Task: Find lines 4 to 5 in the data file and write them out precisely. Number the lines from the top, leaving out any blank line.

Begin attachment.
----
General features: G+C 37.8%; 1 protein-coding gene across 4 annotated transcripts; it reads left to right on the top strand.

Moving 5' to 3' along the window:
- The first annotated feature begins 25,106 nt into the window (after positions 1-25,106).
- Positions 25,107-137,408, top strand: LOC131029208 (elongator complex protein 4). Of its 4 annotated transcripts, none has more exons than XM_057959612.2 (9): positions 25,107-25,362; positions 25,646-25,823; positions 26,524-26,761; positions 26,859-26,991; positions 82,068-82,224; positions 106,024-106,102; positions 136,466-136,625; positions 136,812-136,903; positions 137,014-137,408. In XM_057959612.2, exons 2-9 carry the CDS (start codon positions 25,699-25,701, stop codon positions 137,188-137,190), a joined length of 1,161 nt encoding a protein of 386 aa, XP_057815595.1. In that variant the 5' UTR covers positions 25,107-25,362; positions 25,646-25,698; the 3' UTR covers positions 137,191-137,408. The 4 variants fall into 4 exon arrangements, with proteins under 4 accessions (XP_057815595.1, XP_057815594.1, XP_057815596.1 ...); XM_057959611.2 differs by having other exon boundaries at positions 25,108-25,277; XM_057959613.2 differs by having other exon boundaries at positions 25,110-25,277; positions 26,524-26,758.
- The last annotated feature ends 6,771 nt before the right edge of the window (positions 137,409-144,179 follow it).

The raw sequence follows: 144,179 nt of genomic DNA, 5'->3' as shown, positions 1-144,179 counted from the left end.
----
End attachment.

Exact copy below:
- Positions 25,107-137,408, top strand: LOC131029208 (elongator complex protein 4). Of its 4 annotated transcripts, none has more exons than XM_057959612.2 (9): positions 25,107-25,362; positions 25,646-25,823; positions 26,524-26,761; positions 26,859-26,991; positions 82,068-82,224; positions 106,024-106,102; positions 136,466-136,625; positions 136,812-136,903; positions 137,014-137,408. In XM_057959612.2, exons 2-9 carry the CDS (start codon positions 25,699-25,701, stop codon positions 137,188-137,190), a joined length of 1,161 nt encoding a protein of 386 aa, XP_057815595.1. In that variant the 5' UTR covers positions 25,107-25,362; positions 25,646-25,698; the 3' UTR covers positions 137,191-137,408. The 4 variants fall into 4 exon arrangements, with proteins under 4 accessions (XP_057815595.1, XP_057815594.1, XP_057815596.1 ...); XM_057959611.2 differs by having other exon boundaries at positions 25,108-25,277; XM_057959613.2 differs by having other exon boundaries at positions 25,110-25,277; positions 26,524-26,758.
- The last annotated feature ends 6,771 nt before the right edge of the window (positions 137,409-144,179 follow it).